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RE: engineering software

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I agree with Cristopher Wright that the biggest issue is productivity which
includes building and debugging a model.

Some suggested areas where essentially all programs need improvement
include.

1.  Aids in identifying the cause of error messages, including locating the
cause of modeling instabilities.

2.  Once the model has run you need to print output and plots.  Often times
these plots and output need to be plotted out for each of multiple runs yet
you have to spend hours waiting for plots get done so you can manually
specify the next plot or output printout.  What is needed is a way for a
user to specify a series of outputs and or plots and have them repeated at
the end of a sucessful run or by issuing a single command.

3.  A similar problem occurs when post processors must be run after the
analysis is done.  There is a need for a way to specify that certain post
processors be automatically executed upon completion of the analysis.

4.  Make it easy for the user to automatically extract input and output
data from the files created by the analysis program so they can be
processed in ways not supported by the program.  This would also allow the
user to create custom summary reports.   This is especially important when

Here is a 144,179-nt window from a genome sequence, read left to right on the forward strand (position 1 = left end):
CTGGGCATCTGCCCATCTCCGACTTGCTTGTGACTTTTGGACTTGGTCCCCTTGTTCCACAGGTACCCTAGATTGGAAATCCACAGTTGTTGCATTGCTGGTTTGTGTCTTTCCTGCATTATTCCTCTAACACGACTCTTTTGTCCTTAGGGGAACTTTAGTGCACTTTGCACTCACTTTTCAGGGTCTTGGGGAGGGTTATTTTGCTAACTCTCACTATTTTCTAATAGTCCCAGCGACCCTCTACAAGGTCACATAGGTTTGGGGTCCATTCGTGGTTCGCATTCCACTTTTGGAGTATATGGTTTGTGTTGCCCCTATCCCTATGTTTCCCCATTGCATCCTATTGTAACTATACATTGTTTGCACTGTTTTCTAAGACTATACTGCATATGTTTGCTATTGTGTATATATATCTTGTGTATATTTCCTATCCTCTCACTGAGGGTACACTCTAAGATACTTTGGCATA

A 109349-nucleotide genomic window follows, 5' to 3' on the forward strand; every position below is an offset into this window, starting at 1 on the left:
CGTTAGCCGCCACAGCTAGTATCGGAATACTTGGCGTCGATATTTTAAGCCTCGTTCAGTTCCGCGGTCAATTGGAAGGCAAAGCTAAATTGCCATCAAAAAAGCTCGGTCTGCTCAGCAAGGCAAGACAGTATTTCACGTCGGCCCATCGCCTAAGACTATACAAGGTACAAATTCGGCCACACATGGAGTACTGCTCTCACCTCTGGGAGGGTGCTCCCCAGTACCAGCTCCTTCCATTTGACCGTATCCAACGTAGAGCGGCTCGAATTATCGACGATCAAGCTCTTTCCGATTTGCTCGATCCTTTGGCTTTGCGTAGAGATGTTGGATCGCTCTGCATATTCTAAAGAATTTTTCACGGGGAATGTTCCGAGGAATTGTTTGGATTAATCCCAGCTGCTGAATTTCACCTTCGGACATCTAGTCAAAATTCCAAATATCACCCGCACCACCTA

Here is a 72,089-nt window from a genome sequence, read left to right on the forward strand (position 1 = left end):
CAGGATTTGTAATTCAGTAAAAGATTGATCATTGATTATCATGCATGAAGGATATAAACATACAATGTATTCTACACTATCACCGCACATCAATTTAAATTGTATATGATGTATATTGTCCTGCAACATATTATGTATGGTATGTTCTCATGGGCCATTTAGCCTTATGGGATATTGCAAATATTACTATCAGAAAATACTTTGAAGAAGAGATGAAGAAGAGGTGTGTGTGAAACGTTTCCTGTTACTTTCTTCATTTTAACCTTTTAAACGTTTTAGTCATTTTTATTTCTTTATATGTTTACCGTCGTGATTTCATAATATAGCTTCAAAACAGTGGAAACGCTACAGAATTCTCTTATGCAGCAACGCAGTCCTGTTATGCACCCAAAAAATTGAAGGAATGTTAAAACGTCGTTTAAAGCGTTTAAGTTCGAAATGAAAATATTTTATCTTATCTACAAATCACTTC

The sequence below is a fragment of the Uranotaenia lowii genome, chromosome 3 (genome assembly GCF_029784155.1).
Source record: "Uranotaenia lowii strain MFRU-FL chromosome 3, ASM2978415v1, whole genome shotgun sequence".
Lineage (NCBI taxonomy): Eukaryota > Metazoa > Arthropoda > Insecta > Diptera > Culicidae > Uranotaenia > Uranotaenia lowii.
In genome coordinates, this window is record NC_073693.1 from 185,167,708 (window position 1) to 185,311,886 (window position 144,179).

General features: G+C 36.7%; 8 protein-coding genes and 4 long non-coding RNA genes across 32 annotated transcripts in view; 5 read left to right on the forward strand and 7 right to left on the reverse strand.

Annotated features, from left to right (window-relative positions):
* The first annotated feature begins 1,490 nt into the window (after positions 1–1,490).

working with design criteria not supported by the existing code checking
routines.

5.  let the user to specify a line, plane or region of the model and have
the program report any forces acting on this surface.  This is essentially
a free-body diagram.

A number of  these problems could be solved by providing the user with
hooks that allow another program to access the output files and to control
the order of execution of pre and post processors.  Much of this could be
accomplished by having the program follow certain Windows Standards and
providing an object interface that Visual Basic could use.

The currrent user interfaces are getting better but they still have a long
way to go.  Many of the senior engineers do not feel the pain because they
turn this boring and mind numbing work over to the more junior engineers.  
In addition to the lost man hours the  lack of a productive environment
results in project delays.


Mark Gilligan


----------------------------------------

>I'd be very pleased if developers would leave computer technology alone 
for however long it takes to come up with readable docs, bug-free 
operation, features that actually work and the QA program to back it up, 
support staff that knows engineering and a user interface that doesn't 
suck. 

I think the emphasis on whizzy computer science is vastly overrated; the 
real cost of computer tools, especially FEA, is debugging a model and 
interpretation, not solution time. Saving me 50% of the solution time is 
trivial compared to the time it takes be to verify that a model is 
providing me with accurate, relevant results. To go further, the move 
toward faster machinery and greater storage capacity seems to encourage a 
sloppy approach to problem solving and less reliance on first principles. 
It also gets newbies in over their heads much faster.

Christopher Wright P.E.    |"They couldn't hit an elephant from
chrisw(--nospam--at)skypoint.com        | this distance"   (last words of Gen.
___________________________| John Sedgwick, Spotsylvania 1864)
http://www.skypoint.com/~chrisw
<